Double Dissident

War with Iraq is looking more and more inevitable. People are going to be asked to choose sides. Do you stand with the pro-war side or the anti-war side? And that presents me with a little problem: When I look around for the side that I want to stand with, I don’t know if it’s out there, or, if it is, it’s not conscious of itself enough to have an official name. So I guess that means it’s up to me to pick a name for it: When it comes to this war, I’m a double dissident.

I can give you plenty of reasons why what Bush is planning feels like bad news to me. There’s the pragmatic objections: If you’re facing a guy who’s got weapons of mass destruction, it just seems like the dumbest thing you could do to put him in a position where he’s got nothing to lose by using them. There’s the objection on principle: The way a democracy’s supposed to work is that if the government want its citizens to authorize it to go off and kill people, it’s supposed to tell us the truth of what the war’s about, and we are being lied to. I mean, on Monday, they tell us we have to destroy Saddam before he can threaten us, on Tuesday they tell us we have to destroy Saddam because he is already threatening us, make up your mind. And then there’s what might be called the aesthetic objection: I don’t like arrogance, so the sight of any country acting like it’s the Chosen One, like it’s entitled to pass judgment on the rest of the world single-handedly — it just rubs me the wrong way.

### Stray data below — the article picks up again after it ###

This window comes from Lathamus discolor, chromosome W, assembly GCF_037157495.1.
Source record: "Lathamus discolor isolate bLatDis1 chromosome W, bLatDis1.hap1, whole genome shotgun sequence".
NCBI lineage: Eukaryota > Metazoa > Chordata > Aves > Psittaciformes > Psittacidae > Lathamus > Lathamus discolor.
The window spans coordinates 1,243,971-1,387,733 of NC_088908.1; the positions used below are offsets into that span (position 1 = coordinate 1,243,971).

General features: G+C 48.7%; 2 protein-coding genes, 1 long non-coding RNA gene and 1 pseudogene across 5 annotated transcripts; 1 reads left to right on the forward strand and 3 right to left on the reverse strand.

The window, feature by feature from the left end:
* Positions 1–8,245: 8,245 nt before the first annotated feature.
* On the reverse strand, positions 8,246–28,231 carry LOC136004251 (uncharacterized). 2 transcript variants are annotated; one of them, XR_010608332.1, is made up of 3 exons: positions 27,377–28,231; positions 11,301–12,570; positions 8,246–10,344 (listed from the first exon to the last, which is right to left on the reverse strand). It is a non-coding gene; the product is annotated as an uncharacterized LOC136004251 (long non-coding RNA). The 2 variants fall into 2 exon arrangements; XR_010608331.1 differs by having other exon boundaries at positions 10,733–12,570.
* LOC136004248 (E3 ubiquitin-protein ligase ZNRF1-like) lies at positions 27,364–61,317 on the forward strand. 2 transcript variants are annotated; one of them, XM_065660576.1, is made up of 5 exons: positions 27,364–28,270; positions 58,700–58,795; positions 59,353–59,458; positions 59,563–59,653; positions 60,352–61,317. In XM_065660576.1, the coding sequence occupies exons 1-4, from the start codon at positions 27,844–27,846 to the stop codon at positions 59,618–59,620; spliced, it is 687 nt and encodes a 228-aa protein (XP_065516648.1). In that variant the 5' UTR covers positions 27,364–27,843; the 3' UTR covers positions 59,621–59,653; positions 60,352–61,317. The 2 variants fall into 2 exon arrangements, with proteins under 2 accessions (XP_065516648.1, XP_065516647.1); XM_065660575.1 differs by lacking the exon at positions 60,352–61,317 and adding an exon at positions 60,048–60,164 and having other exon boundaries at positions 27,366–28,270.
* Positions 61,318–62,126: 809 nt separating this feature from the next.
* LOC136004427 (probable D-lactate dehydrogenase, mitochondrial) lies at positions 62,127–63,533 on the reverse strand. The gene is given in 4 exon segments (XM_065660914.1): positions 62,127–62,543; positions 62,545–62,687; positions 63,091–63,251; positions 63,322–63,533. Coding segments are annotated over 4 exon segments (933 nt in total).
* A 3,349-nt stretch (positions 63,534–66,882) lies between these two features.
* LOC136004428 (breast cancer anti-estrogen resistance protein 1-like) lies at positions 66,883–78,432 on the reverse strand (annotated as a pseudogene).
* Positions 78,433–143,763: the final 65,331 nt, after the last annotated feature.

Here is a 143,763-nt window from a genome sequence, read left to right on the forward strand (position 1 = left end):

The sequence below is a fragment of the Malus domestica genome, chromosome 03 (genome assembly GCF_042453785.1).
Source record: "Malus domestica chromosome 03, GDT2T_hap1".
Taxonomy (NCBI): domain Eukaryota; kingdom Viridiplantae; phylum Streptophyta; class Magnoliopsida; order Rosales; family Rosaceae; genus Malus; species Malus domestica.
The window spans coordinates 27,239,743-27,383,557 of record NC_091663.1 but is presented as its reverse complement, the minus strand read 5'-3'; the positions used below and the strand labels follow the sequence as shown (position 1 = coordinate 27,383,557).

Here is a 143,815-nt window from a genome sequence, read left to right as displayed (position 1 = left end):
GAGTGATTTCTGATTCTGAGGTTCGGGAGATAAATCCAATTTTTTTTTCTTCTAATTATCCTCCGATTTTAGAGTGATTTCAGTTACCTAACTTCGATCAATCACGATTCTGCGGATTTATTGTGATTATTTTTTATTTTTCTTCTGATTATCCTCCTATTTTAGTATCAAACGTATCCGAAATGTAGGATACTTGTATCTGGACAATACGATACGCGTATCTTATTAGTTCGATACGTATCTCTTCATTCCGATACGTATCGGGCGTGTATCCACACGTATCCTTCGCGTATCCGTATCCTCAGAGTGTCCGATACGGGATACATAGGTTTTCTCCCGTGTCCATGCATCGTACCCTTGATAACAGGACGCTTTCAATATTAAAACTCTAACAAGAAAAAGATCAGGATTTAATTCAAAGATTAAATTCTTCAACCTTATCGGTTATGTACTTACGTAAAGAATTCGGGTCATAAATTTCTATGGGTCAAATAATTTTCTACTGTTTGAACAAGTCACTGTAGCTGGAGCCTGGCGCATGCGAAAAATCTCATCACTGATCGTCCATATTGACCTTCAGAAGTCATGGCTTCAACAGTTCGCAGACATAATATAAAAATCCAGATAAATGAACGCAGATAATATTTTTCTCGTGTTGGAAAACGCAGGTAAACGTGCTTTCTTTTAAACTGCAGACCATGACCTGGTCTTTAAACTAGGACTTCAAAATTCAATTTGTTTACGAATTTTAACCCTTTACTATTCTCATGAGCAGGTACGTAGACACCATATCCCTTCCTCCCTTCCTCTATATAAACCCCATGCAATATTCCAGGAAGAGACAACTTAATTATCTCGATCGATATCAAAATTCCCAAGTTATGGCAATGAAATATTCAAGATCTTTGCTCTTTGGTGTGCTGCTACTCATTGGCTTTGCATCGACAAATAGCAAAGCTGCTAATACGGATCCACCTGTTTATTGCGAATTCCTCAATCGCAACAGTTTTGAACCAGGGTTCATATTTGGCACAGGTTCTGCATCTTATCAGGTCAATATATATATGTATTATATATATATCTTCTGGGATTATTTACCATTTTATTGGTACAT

So if there was a peace movement out there that really understood what was wrong with that way of thinking, I’d rush out and join it. But the more I look at what passes for a peace movement these days, the more I see the exact same way of looking at the world. The only difference is that it’s flipped upside down, with good guys and bad guys reversed, the way that masochism is sadism flipped upside down — instead of “America, right or wrong,” it’s “Anti-America, right or wrong.” But you have the same sort of moral arrogance, the same certainty that anyone who doesn’t see it their way can only be stupid or cowardly or evil. The same willingness to treat any facts that don’t fit their worldview like they don’t count. I mean, a lot of the time it seems like their idea of balanced criticism is “U.S sucks, U.S. sucks, U.S sucks — oh yeah, Saddam’s bad, too — U.S. sucks, U.S. sucks...”

But that’s not the part that really pisses me off. One of the things I’ve always hated about the Right, conservatism, call it what you will, is the way they don’t seem to understand the difference between dissent and treason. Not only is that a violation of what democracy’s supposed to be about, it goes against what they themselves say makes this country great. I know that people on the Left must hate getting treated like that as much as I do. What I don’t get is why they’re so willing to adopt the same attitude themselves. If you don’t believe me, try this experiment. The next time you hear somebody making a speech against the sanctions on Iraq, talking about how terrible it is that U.S. policy has killed all those children, wait for the question period and put your hand up. Ask them, “Doesn’t Saddam deserve his fair share of the blame for those deaths? I mean, if you look at the Kurdish section in the north, which is under the same sanctions, but not under Saddam’s direct control, child mortality has actually gone down the past few years, so isn’t it possible that a lot of those children would be alive if Saddam had spent his money on food instead of weapons and presidential palaces?” If you get treated like you’ve raised a perfectly legitimate question, then maybe I’m wrong. But I think we all know it’s a lot more likely that you’ll get a response like, “Shh, keep your mouth shut, talk like that can only play into the hands of the enemy.” Exactly the same sort of thing you’d get from a Bush or a John Ashcroft or an Ari Fleischer. And they absolutely refuse to see it.

And that’s why I’m a double dissident.

2002 © Wayne Karol